Creating Stunning Character Arcs, Pt. 3: The Thing Your Character Wants vs. The Thing Your Character Needs
The Lie Your Character Believes is the reason for all character arcs. After all, if everything’s hunky-dunky, why change? We might think of the Lie as the cavity in a tooth. Everything might look shiny and white on the outside, but inside there’s decay. If the character is ever to be happy, he’s going to have to do some drilling to excavate the rot in his life.
But, like most of us with a rotten tooth, he’s in denial. Even thought he keeps biting on that tooth and pushing at it with his tongue, he doesn’t want to admit he’s got a problem. In order to avoid facing the painful truth of his Lie, he wants to pretend the problem is something else. Melanie Anne Phillips and Chris Huntley, once again:
…we know that characters often work not toward the real solution but to a perceived solution. And characters frequently grapple with a problem that is ultimately recognized as only a symptom of the real problem.
The Lie plays out in your character’s life, and your story, through the conflict between the Thing He Needs (the Truth) and the Thing He Wants (the perceived cure for the symptoms of the Lie).
What Your Character Wants
The first intersection of character arc and plot is found in the protagonist’s goal. What does he want? What’s his major story goal? World domination? A wife? To survive? To die? To get a raise?
Every story starts with the character’s goal. Simple enough, right? But that’s just the plot. What about character?
That, my friends, is where this gets interesting. It isn’t enough for us to create a story goal that’s just a surface goal. To intertwine with the character arc, this goal has to be something that matters to the character on a deeper level. He can’t just want world domination and/or a wife because, hey, who doesn’t? He has to want it for a soul-deep reason, one even he may not fully comprehend.
If you guessed that the Lie is at the root of that soul-deep reason, then you guessed right.
If only on a subconscious level, the character realizes he has a problem in his life. His problems may be evident in his miserable standard of living (Charles Dickens’s Little Dorrit), or his problem may be an inner discontentment that manifests even in the midst of a seemingly perfect external life (Jon Turteltaub’s The Kid). But what he doesn’t realize, subconsciously or otherwise, is the true solution—the Thing He Needs. Nope, he thinks that if he can just have what he Wants, all will be well.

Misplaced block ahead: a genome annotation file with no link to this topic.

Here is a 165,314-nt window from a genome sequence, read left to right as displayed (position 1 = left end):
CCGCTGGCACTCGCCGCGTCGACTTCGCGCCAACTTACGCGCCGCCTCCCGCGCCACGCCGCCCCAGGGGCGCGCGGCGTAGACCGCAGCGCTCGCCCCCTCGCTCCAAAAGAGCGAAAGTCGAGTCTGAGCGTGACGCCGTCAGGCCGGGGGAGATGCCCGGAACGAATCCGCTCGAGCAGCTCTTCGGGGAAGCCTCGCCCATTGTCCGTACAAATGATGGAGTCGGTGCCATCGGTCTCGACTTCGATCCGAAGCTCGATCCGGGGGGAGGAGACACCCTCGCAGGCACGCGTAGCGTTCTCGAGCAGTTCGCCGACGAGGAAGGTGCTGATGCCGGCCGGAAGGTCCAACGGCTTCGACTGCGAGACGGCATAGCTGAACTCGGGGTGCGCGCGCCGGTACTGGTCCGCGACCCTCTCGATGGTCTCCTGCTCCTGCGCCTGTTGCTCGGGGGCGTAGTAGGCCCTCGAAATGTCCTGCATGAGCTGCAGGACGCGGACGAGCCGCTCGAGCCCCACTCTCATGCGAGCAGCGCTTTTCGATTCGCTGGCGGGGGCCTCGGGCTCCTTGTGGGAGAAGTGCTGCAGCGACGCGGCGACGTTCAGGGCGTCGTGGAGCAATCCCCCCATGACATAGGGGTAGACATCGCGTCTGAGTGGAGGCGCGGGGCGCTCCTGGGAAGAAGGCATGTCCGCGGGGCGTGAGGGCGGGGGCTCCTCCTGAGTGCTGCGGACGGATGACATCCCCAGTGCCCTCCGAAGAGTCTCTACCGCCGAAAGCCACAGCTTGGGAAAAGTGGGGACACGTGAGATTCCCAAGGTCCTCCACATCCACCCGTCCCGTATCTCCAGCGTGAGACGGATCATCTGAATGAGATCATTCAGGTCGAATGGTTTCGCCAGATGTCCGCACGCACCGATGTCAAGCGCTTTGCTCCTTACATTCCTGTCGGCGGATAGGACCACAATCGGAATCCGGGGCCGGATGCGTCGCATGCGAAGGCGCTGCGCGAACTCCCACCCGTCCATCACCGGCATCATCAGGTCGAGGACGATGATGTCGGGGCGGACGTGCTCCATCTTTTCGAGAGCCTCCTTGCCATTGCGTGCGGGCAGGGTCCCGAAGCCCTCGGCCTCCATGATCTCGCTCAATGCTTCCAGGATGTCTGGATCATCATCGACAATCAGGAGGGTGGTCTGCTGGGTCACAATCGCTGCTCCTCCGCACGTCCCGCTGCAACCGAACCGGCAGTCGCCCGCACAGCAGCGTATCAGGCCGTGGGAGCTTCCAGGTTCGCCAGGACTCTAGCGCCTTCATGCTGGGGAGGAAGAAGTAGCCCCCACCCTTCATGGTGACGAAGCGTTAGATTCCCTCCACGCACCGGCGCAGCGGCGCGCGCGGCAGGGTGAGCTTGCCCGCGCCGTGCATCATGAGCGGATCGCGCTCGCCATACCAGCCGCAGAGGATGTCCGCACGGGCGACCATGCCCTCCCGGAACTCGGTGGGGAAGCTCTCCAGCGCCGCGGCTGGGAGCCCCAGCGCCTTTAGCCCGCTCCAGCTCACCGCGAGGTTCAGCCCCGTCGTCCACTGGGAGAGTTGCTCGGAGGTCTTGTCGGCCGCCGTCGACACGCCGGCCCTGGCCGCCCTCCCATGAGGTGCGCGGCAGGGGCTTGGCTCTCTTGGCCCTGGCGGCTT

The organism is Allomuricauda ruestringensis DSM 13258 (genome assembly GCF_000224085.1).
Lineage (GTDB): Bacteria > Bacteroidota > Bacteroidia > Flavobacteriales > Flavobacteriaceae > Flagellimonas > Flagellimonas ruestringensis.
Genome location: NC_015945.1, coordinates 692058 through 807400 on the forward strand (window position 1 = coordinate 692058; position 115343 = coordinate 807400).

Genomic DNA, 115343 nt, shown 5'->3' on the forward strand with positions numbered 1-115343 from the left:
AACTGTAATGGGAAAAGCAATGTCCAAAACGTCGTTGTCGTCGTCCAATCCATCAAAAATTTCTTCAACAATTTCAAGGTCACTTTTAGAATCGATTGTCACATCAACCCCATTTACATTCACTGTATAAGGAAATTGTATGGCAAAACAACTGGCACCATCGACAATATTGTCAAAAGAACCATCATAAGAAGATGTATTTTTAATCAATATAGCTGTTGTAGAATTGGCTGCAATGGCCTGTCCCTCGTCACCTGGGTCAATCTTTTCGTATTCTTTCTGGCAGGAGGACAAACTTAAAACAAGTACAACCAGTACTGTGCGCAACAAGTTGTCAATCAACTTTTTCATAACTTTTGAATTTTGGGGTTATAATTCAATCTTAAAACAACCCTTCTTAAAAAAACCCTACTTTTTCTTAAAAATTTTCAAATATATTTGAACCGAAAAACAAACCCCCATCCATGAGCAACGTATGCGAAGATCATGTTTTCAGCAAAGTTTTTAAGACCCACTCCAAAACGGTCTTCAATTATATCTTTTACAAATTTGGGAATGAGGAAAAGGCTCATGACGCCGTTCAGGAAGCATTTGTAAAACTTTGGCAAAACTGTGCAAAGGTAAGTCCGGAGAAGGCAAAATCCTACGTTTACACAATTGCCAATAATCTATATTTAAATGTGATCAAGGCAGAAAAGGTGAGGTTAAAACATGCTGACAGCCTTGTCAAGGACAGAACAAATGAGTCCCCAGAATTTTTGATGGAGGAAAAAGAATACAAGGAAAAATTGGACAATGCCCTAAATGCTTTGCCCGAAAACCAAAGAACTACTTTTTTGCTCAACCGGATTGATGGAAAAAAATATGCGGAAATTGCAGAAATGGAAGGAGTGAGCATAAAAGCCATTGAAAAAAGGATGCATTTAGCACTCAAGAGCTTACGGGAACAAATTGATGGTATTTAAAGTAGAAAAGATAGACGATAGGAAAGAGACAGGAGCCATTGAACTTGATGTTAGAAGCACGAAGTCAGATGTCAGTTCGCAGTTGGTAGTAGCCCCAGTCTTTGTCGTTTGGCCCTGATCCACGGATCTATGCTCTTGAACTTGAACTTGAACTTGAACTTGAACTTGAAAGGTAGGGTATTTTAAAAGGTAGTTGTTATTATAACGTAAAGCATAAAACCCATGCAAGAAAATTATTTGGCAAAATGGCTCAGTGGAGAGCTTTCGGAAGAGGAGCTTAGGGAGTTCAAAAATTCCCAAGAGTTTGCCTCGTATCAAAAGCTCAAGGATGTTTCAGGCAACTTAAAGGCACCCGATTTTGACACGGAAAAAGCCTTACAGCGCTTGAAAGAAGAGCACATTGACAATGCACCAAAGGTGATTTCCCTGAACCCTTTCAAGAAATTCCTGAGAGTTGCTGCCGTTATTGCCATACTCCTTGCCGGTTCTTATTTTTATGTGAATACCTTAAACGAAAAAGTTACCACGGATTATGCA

What Is the Thing Your Character Wants?
The Thing Your Character Wants will almost always be something external, something physical. He’s trying to salve his inner emptiness with exterior solutions. His problem is depression, but he’s busily putting a cast on his arm. He thinks that if he can just have that new job, that new trophy wife, that new set of golf clubs, everything will be perfect. He’ll be rich, powerful, loved, respected—and fulfilled.
Here we are dissing The Thing Your Character Wants, but, really, it may be a perfectly worthy goal in its own right. He might want to:
- Be king. (Thor)
- Be loved. (Jane Eyre)
- Study dinosaur bones in peace. (Jurassic Park)
- Have a real home with his mother. (Secondhand Lions)
- Be Andy’s favorite toy. (Toy Story)
- Gain enough money to be independent and happy. (Three Kings)
- Graduate college. (Green Street Hooligans)
- Be cured of mental problems. (What About Bob?)
Nothing wrong with any of those. But the problem for these characters is that they’re pursuing goals that are furthering their enslavement to their Lies. They’re not pursuing happiness and fulfillment holistically by addressing the Lie. Rather, they’re trying to get what they want in spite of their refusal to buck up and look deep into the darkness of their own souls.
What Your Character Needs